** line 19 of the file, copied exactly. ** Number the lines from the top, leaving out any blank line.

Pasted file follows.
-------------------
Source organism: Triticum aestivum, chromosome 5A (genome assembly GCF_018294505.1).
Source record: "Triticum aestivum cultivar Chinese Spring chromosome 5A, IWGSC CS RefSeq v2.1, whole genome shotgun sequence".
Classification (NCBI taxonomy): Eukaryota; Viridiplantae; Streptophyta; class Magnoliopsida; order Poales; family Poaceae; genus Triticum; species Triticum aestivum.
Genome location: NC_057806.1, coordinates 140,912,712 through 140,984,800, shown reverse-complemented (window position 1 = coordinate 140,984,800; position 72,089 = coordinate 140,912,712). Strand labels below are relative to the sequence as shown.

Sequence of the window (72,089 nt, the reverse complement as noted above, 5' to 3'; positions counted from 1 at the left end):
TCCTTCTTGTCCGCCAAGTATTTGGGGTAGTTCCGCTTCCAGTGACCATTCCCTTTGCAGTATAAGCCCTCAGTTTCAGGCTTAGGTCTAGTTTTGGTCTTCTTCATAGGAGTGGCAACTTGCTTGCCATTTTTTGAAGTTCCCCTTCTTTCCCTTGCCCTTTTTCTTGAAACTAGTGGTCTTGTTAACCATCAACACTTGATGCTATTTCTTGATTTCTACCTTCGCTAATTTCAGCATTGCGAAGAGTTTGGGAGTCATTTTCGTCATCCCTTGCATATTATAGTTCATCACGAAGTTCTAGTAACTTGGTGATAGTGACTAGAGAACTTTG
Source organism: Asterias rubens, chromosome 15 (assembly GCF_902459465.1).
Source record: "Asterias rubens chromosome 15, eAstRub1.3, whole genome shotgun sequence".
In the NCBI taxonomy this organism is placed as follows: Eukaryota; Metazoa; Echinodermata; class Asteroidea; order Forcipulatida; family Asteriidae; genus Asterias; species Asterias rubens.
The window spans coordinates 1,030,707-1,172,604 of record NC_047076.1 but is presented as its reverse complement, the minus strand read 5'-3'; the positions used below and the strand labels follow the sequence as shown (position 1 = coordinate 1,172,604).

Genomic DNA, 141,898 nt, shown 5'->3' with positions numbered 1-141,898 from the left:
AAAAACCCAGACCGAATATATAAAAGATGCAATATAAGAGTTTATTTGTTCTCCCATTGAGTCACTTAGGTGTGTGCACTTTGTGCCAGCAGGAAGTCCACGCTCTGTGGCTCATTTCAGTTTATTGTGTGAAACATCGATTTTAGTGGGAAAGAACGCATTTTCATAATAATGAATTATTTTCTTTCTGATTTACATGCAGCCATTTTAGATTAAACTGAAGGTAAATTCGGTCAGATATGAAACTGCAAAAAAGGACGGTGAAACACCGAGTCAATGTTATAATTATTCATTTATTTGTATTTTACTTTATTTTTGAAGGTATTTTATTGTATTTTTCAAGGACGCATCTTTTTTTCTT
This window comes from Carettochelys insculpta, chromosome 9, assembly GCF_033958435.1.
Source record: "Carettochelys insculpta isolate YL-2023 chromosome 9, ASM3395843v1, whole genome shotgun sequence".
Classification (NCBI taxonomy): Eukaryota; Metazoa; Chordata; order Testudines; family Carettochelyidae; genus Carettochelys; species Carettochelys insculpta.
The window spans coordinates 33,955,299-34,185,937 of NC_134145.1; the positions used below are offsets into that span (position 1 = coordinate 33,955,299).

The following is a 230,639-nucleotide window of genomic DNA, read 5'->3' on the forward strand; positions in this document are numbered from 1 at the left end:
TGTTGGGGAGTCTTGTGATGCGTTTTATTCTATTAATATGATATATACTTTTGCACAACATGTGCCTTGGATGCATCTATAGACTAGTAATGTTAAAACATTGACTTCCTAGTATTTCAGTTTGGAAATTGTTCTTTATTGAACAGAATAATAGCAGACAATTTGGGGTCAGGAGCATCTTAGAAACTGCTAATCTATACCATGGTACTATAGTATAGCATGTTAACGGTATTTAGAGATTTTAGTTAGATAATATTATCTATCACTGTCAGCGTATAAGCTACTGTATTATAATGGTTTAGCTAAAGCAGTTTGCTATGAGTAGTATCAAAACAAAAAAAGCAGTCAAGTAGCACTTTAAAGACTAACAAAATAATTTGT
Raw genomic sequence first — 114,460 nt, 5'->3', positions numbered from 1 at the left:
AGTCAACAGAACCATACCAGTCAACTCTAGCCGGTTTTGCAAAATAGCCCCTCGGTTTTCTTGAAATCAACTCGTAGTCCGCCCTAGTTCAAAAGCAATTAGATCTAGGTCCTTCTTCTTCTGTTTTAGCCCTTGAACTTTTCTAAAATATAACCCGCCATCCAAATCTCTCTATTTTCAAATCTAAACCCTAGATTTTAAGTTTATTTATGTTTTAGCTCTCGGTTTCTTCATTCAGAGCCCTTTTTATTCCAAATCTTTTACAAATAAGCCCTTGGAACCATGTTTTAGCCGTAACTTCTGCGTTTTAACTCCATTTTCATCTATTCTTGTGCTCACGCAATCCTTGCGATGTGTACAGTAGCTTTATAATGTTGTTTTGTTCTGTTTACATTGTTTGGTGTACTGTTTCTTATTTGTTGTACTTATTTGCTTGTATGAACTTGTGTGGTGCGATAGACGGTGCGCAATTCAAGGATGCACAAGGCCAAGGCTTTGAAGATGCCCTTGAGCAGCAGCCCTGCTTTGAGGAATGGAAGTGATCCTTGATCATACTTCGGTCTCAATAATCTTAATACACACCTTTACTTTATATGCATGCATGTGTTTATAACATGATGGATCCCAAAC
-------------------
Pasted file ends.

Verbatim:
Raw genomic sequence first — 114,460 nt, 5'->3', positions numbered from 1 at the left: